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PRESERVATION ALERT – Woolworth Building selected as one of 25 World Monuments Watch sites for 2020!

This international listing recognizes that our site combines great historical significance with contemporary social impact.  Help us preserve it.

Woolworth's building on northwest corner of Alamo Plaza.
Woolworth’s helped put San Antonio on the national stage for desegregation in 1960.

New! 

The 2020 World Monuments Watch helps communities protect their irreplaceable sites for future generations, including our very own Woolworth Building. Learn why this Alamo Plaza landmark is one of 25 international sites (and just one of three in the U.S.) on the Watch list here.

We are one of seven sites included in this powerful World Monuments Fund video, and have been featured in the New York Times, and on CNN.  See additional media coverage at Watch List Puts Woolworth on World Stage.

Many thanks to Bexar County Judge Nelson Wolff for his steadfast support!

Please continue to contact the State officials listed further down this page and help share our story on social media with these tags and handles:  #WorldMonumentsFund #WMF

Twitter and Facebook: @worldmonuments, Instagram: @worldmonumentsfund

And all this after a great weekend where our ofrenda for Mary Andrews, a local Civil Rights heroine, won second prize at Muertos Fest in Hemisfair!

Other Milestones

August – The Society of Architectural Historians wrote to Gov. Greg Abbott supporting our cause. Read the letter.

The Coalition for the Woolworth Building enthusiastically welcomed the San Antonio Branch NAACP as an official affiliate.

JulyView video – Conservation Society Executive Director Vincent Michael and historian Everett Fly, representing the Coalition for the Woolworth Building, discussed the importance of preserving San Antonio’s Civil Rights sites with Randy Beamer on WOAI News 4.

May – the Texas Historical Commission gave San Antonio an extra reason to celebrate May as Preservation Month.  Members voted unanimously to approve the Woolworth Building’s State Antiquities Landmark designation.  This honor not only officially recognized the building’s ties to national Civil Rights history, but granted the building an additional level of protection under the Texas Antiquities Code.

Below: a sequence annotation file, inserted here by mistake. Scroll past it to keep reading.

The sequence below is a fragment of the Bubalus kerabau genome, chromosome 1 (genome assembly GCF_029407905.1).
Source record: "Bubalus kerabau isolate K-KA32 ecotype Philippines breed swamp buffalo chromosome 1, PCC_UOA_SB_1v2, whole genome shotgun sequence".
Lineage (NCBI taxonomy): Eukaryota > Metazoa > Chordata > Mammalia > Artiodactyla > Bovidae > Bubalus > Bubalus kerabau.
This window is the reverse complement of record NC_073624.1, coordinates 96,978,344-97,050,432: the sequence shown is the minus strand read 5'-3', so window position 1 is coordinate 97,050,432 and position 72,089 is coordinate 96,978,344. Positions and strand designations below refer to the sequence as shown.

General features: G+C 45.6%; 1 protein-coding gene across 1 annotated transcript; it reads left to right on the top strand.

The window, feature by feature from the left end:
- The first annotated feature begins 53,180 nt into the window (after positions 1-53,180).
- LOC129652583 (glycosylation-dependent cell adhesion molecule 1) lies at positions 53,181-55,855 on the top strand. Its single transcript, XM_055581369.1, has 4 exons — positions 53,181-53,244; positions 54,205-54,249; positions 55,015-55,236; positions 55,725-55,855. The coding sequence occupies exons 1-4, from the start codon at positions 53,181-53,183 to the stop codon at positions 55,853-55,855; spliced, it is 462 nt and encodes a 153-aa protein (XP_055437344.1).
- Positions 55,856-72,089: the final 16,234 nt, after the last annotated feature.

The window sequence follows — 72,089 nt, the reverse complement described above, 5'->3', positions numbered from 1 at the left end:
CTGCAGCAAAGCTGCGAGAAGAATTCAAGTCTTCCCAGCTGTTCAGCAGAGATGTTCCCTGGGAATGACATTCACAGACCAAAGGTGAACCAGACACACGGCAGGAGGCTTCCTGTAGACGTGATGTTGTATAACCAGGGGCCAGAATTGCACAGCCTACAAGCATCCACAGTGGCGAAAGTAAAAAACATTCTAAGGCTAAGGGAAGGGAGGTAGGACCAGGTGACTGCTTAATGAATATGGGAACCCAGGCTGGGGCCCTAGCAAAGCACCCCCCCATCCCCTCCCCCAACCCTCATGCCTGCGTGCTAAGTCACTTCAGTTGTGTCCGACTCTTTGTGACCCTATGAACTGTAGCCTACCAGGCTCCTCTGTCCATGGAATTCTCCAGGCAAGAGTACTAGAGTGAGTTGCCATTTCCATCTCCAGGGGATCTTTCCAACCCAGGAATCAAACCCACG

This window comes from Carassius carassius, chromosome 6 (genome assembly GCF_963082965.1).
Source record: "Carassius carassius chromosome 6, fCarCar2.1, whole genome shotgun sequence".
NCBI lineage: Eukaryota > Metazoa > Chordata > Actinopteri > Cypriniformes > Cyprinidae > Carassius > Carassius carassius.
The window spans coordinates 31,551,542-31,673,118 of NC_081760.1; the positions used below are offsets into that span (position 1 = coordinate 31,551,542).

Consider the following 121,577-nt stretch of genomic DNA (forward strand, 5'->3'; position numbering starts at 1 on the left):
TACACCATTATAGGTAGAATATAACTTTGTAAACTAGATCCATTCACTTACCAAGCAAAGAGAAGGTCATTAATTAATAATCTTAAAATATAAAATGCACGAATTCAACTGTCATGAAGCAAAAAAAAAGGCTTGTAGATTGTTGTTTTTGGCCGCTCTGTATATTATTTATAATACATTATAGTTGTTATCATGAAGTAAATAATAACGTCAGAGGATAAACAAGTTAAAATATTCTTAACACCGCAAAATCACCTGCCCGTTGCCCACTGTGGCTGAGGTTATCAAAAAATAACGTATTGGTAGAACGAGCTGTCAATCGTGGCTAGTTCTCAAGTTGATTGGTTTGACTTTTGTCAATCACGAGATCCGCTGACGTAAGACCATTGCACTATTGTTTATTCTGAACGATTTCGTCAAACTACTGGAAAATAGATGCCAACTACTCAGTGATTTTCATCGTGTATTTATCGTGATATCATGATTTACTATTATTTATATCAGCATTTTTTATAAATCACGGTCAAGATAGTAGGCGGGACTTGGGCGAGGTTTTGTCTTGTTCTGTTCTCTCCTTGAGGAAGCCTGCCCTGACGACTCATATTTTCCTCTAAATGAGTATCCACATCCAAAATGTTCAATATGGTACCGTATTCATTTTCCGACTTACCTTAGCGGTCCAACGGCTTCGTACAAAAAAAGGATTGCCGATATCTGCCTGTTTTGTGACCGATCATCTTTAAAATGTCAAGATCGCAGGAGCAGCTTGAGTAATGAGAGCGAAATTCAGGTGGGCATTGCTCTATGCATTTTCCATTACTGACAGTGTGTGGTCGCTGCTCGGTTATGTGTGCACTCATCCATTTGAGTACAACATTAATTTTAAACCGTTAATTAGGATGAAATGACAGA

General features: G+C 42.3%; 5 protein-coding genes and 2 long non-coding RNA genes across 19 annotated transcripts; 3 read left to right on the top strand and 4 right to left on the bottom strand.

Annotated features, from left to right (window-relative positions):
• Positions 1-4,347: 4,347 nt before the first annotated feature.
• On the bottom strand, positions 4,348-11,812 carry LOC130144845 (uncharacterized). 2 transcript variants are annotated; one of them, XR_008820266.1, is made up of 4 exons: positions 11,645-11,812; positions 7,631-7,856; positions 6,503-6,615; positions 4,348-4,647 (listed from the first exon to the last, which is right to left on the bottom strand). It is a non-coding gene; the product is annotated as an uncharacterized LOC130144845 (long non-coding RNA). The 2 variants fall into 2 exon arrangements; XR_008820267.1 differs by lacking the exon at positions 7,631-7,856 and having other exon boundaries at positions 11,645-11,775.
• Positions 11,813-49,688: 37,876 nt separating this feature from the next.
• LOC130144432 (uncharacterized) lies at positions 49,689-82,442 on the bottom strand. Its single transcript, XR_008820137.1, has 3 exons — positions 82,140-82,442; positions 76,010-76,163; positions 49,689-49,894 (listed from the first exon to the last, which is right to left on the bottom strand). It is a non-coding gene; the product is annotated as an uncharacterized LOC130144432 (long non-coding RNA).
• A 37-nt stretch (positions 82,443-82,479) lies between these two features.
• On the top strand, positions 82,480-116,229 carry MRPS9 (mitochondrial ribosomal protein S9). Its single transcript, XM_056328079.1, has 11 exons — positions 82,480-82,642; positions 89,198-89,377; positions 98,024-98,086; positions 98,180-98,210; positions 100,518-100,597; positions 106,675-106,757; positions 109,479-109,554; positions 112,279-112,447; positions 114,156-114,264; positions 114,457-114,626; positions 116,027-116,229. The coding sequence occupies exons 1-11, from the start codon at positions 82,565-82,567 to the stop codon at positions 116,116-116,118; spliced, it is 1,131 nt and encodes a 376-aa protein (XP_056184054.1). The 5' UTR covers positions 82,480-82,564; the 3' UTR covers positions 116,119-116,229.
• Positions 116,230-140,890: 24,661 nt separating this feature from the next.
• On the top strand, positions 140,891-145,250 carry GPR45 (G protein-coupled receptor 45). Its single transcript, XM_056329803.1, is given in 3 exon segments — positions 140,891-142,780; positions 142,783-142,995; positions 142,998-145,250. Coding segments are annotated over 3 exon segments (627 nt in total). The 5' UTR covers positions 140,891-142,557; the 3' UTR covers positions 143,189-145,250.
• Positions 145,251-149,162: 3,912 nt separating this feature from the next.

However, even as we celebrate this milestone, we must stay active as preservation advocates.  None of the building’s historic designations – local, state, or national – can prevent demolition.  Only ongoing, visible, and vocal public support for preservation may help persuade the GLO to reuse the Woolworth Building as part of the new Alamo museum.

The Woolworth Building stands as a visible link to an important Civil Rights achievement.  In 1960, it helped San Antonio become the site of the first peaceful, voluntary lunch counter integration of the national sit-in movement.  Learn more.

What Else You Can Do

Contact the state officials listed at the bottom of this page. Tell them you support reusing the Woolworth Building as part of the new Alamo museum.

Now you can view the compromise plan proposed at the Society’s May 7th press conference.  Share your thoughts with us on Facebook and Twitter #SavetheWoolworth.

Please contact:

Governor Greg Abbott
Phone: (512) 463-2000 (Main Switchboard: 8AM – 5PM)

George P. Bush, Commissioner, Texas General Land Office
Phone: 1-800-998-4GLO (4456)

Representative Barbara Gervin-Hawkins (State Culture, Recreation & Tourism Committee)
Phone: (512) 463-0708 (Capitol) or (210) 333-0245 (District Office)

Senator José Menéndez (District 26 – Downtown San Antonio)
Phone: (512) 463-0126 (Capitol) or (210) 733-6604 (District Office)

Representative Diego Bernal (District 123 – Downtown San Antonio)
Phone: (512) 463-0532 (Capitol) or (210) 308-9700 (District Office)

The Coalition for the Woolworth Building is a grass-roots advocacy group. We support the preservation of the Woolworth Building and want to build on its presence in Alamo Plaza to share an integrated history that includes African-Americans. Members include: San Antonio Branch NAACP; San Antonio African American Community Archives and Museum; Esperanza Peace and Justice Center; Westside Preservation Alliance; Concerned historians, civic leaders, and community members; and The Conservation Society of San Antonio.

Other ways to help

 

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